There is a “looming crisis in the rental sector” due to the financial hardships being faced by both landlords and tenants as a result of the coronavirus pandemic. This was the verdict of the Housing, Communities and Local Government Committee, which published the interim report in May from its call for evidence to examine the effect of the pandemic and Government support for tenants. Committee chair, Labour MP Clive Betts, told the BBC last week that the UK is currently in “the lull before the storm.”
Key points from the committee’s report are:
- A recommendation to bring forward legislation to amend the 1985 and 1988 Housing Acts to allow judges to use discretion where a tenant is in rent arrears due to the coronavirus crisis for the next 12 months at a minimum. Discretion could include consideration of whether a pre-action protocol has been complied with.
- The Government must accelerate its plans to introduce the proposed Renters’ Reform Bill to Parliament and abolish ‘no-fault evictions’ under section 21 of the Housing Act 1988 within the next 12 months. By amending the Act to allow judges to exercise discretion, the Government will have time to deliver a Bill that provides greater security for tenants.
- The Government must ensure that the Local Housing Allowance (LHA) rate is set at a level that reflects real market rents and ensures those in need are able to afford properties in their areas.
The committee believes that unless the Government amends existing housing legislation, its plans to introduce a pre-action protocol to the private rented sector will be toothless. This poses the danger of a cliff edge of evictions once the moratorium on possession cases ends.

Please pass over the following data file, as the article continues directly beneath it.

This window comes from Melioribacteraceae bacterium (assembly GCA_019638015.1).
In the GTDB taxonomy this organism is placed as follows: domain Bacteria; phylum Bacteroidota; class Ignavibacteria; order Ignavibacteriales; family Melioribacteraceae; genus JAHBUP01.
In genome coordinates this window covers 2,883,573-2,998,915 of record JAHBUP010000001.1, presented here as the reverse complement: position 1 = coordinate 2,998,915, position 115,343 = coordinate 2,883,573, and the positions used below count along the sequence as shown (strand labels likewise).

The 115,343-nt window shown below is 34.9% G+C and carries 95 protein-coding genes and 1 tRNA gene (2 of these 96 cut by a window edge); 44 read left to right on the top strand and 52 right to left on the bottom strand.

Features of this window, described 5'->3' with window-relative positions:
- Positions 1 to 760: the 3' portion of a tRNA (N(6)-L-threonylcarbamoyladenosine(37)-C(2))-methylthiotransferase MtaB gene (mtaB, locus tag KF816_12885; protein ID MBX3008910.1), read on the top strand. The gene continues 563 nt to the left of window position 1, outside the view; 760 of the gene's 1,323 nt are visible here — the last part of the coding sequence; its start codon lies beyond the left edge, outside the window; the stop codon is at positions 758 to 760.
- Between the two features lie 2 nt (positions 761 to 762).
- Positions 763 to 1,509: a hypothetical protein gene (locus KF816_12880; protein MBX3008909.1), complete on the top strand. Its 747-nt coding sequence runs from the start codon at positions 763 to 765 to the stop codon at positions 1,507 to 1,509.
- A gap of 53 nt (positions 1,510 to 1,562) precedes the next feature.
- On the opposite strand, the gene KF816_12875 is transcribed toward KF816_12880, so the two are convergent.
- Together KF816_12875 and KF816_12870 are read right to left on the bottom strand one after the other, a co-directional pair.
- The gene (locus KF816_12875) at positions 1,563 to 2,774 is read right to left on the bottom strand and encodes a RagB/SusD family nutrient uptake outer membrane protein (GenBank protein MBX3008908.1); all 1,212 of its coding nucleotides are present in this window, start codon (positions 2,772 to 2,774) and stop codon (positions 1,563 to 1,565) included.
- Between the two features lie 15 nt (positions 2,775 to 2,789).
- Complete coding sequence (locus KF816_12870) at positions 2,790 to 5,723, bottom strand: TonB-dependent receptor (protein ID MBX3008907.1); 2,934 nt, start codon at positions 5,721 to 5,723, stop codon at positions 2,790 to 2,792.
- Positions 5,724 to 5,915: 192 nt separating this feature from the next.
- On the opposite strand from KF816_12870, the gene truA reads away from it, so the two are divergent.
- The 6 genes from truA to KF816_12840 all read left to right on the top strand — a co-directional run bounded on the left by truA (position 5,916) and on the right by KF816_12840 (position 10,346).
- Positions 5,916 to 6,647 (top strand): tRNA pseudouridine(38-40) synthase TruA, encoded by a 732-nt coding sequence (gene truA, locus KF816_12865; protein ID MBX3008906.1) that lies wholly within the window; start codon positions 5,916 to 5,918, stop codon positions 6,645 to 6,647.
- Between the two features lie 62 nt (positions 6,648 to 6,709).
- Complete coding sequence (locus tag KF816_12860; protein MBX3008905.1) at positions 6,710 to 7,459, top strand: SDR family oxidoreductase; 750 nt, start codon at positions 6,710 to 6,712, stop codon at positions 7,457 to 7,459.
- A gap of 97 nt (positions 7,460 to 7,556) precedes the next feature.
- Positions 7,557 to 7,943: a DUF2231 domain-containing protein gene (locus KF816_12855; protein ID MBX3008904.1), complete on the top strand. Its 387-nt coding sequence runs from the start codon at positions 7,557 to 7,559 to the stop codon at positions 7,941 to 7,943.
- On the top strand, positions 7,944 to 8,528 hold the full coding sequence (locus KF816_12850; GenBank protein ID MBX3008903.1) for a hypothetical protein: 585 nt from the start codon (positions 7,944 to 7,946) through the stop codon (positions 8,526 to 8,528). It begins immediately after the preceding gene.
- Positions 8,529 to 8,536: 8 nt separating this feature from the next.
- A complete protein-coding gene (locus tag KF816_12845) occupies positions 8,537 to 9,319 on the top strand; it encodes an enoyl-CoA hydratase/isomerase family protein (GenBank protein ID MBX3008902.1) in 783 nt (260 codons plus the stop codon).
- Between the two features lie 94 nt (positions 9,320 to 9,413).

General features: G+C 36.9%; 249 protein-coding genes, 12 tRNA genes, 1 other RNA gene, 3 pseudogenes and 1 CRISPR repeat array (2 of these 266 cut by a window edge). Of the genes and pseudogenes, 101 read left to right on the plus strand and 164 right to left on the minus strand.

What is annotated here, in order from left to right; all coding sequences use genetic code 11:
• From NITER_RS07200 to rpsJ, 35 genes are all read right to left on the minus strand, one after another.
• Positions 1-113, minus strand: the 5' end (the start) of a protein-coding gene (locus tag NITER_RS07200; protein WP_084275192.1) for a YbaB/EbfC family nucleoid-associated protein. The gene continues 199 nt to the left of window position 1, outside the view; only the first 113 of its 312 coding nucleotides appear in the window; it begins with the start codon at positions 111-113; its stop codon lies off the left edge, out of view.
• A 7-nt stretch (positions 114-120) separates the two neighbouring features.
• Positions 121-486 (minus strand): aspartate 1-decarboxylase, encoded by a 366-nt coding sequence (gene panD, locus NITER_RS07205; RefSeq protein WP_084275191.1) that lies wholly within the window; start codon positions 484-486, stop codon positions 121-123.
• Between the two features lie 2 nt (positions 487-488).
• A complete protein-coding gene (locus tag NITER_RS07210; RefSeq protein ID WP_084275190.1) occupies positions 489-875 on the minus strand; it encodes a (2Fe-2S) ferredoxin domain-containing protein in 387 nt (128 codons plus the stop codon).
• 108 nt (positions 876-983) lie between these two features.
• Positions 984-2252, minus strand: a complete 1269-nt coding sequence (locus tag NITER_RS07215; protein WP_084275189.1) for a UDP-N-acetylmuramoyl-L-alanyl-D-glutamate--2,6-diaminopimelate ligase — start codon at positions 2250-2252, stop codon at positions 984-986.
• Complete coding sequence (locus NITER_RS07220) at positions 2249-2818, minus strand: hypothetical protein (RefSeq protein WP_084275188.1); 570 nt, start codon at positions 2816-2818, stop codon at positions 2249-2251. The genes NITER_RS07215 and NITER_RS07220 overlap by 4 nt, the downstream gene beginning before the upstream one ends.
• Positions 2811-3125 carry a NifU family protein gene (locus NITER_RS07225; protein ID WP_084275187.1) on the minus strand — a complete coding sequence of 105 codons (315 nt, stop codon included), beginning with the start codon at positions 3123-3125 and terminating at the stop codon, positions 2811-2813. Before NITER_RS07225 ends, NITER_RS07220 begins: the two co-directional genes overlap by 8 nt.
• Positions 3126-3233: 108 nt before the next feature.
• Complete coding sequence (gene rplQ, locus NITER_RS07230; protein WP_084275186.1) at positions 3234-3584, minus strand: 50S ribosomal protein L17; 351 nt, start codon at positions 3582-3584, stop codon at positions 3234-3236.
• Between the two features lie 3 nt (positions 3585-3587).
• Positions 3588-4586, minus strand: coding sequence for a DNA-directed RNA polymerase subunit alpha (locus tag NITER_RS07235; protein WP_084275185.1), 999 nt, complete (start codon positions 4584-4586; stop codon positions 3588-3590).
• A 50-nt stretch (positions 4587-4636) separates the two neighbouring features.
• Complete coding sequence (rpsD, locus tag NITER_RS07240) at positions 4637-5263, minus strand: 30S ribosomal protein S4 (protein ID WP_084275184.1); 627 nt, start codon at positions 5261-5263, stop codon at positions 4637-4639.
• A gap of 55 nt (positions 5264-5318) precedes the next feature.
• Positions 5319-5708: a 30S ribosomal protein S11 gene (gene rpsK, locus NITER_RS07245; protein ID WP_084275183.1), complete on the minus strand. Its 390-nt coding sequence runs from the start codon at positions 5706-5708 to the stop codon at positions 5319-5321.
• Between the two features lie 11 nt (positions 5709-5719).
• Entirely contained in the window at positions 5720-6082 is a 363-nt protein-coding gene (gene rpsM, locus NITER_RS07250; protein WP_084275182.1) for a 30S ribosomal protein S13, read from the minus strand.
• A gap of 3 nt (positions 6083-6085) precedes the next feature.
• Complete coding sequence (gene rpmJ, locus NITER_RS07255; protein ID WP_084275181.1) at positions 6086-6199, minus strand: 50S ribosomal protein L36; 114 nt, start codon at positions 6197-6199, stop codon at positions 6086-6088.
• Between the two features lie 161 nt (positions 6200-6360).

Research from the Resolution Foundation published last weekend reveals that one in eight private sector tenants have fallen into rent arrears to-date. And as the impact of the pandemic on the UK economy really starts to bite, Citizens Advice calculates that around 2.6 million tenants could find themselves in rent arrears.
The National Residential Landlords Association told Landlord Today that more than half of its members have already experienced some combination of rent payment problems or unanticipated void periods. Some landlords who already had possession cases for rent arrears going through the courts prior to the ban, could find themselves trying to cover more than a year’s worth of rent if the courts are unable to resume existing cases from the planned date of 25 June. So it is calling for a “careful re-opening of evictions needs”.
Of course, landlords who do find themselves in financial difficulty can ask their lender for a mortgage holiday, but the reality is that this only pushes payments further down the line – and may ultimately impact their credit rating.
In London, more than 2,500 households have agreed not to pay their rent thanks to a campaign by the London Renters Union. The LRU is calling on tenants to withhold their payments to landlords if they find themselves in financial hardship One activist told Landlord Today that the government is prioritising landlords’ profits over renters’ survival. “Right now, it must suspend rent, cancel rent debt and make the eviction ban permanent, she said. “Otherwise we’re headed for a chaotic rent debt and eviction crisis.”
However, the official guidance from the MHCLG remains clear. Landlords and tenants should work together to address any concerns and find solutions to overcome rent arrears, such as an affordable repayment programme. This is very much our view too.
But will this approach be enough to prevent the pandemic causing widespread problems for landlords and their tenants? What do you think?